TMI? I Don't Really Need To See Your Hamstring
How many times have we heard the same things: Social media is ubiquitous. Your employees are using social media in increasing numbers and ways. Now, Arian Foster has taken it to a whole new level.
The NFL running back (and employee of the Houston Texans) limped off the field during a preseason game last Saturday night. Wednesday morning he not only tweeted his followers to try to alleviate any injury concerns, but actually posted the MRI of his hamstring. The post caused instantaneous speculation in the sports world and beyond about his injury, and the betting lines in Vegas surely shifted over the likelihood that the Texans’ star player might not be ready for next week’s regular season opener.
I am leaning back in my chair, picturing all the bodily images that could be posted in the next wave of employee social media activity on a web site like www.employeeshowandtell.com (by the way, I checked, and that domain is still available if you want to cut off that possibility at the chase). Employers in the NFL go to great lengths to gain a competitive edge by not disclosing any injury news about a player until a nanosecond before game time. Needless to say, Foster’s employer was not too happy with the post.
Employer Take Away: What should you as an employer take away from this development?
In the movie “The Social Network”, Justin Timberlake’s character aptly stated: “We used to live on farms, then in cities . . . Now we’re all living on the Internet.” So how do you continue to stay ahead of it all? There are all sorts of issues you can take away from Arian Foster’s hamstring post. For example, the need to avoid the disclosure of private and confidential information. Although Foster tweeted his own hamstring, social media has made it easier to intentionally or inadvertently violate HIPAA obligations regarding medical information. You also need to be concerned about the disclosure of your Company’s confidential and trade secret information, or that of your customers or other employees.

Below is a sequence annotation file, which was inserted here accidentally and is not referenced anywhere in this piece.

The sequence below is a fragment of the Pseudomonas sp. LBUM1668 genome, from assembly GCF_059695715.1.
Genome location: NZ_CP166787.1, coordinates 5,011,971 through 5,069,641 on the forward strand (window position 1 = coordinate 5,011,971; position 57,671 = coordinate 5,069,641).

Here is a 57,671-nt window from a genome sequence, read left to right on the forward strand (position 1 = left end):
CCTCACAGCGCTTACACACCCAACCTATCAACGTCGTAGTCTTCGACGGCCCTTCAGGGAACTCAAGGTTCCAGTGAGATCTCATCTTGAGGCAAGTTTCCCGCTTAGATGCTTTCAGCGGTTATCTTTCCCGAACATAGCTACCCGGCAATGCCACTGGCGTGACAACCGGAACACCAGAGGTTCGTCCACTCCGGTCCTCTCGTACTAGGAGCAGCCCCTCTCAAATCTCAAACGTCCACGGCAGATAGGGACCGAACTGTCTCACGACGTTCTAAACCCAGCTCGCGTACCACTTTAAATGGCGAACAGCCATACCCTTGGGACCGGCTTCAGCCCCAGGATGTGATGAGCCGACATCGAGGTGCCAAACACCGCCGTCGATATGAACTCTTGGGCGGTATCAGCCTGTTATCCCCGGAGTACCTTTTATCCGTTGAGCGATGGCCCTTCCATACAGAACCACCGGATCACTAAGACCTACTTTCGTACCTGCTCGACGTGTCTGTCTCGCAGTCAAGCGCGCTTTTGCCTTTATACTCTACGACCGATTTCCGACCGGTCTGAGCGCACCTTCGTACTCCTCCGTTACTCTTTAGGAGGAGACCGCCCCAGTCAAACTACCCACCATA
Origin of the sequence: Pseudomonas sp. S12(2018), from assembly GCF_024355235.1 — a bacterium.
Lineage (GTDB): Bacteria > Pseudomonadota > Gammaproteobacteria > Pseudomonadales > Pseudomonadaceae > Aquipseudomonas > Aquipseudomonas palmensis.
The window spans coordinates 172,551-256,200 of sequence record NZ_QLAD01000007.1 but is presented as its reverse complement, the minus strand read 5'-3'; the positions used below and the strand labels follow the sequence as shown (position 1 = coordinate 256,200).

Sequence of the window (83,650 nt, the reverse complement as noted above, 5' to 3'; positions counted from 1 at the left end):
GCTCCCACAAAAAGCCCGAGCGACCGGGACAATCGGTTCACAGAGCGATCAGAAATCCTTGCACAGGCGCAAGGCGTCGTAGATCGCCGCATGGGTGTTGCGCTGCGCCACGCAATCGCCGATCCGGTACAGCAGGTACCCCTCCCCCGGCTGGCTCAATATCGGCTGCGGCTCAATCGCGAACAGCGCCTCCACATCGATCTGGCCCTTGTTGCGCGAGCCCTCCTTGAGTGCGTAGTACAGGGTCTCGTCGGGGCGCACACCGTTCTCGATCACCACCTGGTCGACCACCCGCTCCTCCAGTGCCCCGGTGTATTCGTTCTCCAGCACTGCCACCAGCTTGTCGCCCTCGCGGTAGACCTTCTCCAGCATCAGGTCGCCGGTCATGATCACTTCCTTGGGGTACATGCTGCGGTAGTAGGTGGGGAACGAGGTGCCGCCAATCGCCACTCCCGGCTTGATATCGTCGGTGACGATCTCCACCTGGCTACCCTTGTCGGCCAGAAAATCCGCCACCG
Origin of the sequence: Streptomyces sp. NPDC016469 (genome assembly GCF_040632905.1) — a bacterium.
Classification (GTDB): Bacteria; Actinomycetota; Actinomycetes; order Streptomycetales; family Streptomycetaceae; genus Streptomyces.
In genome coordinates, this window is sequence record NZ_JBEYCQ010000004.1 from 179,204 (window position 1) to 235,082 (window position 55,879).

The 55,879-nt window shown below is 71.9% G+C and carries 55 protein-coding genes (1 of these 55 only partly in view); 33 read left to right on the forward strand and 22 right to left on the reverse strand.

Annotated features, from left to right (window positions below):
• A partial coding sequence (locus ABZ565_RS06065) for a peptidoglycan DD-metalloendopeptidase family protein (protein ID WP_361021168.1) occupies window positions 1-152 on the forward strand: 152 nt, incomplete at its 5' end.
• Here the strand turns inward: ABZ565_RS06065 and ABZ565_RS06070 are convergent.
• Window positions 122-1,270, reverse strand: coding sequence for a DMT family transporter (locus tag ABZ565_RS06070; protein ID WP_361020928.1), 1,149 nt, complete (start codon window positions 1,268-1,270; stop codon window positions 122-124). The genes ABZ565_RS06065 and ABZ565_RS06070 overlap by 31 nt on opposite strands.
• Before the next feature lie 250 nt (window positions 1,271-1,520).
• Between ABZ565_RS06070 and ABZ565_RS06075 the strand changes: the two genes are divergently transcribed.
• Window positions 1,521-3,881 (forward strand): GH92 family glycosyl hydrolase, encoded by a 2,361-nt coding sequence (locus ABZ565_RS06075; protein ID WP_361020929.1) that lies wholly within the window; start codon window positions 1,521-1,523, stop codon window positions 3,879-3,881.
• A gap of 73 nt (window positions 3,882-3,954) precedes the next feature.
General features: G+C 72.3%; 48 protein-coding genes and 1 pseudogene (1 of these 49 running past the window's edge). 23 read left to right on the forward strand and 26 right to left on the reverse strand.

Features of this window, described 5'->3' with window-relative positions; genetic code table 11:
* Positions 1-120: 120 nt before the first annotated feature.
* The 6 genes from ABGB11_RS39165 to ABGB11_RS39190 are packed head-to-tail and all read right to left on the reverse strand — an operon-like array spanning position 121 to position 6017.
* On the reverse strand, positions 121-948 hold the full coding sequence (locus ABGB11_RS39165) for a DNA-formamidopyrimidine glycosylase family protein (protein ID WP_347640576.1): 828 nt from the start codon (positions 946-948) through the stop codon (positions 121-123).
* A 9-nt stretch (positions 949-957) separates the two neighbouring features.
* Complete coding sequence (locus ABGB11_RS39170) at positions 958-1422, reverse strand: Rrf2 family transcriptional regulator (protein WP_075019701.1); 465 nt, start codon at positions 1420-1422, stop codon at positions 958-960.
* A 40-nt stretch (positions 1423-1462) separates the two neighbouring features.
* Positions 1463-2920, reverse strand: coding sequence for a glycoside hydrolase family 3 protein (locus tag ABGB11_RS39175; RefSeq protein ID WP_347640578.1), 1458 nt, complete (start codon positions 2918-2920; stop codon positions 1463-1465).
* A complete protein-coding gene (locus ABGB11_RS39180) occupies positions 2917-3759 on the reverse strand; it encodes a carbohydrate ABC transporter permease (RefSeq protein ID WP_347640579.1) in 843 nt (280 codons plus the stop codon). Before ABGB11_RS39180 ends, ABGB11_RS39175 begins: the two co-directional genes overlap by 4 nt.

But I think the most important point to take away is this: We are forever tethered to social media, whether NFL team owners or you like it or not. So, like the child who kicks and screams for ice cream at 10 pm, only to have his parent standing by his bedside patiently saying that it will never happen, you should shift your efforts away from screaming at your employees and trying to tell them that they cannot use social media at all. Instead, you will be ahead of the game by learning how to manage the use of social media.
Have a happy and safe holiday weekend.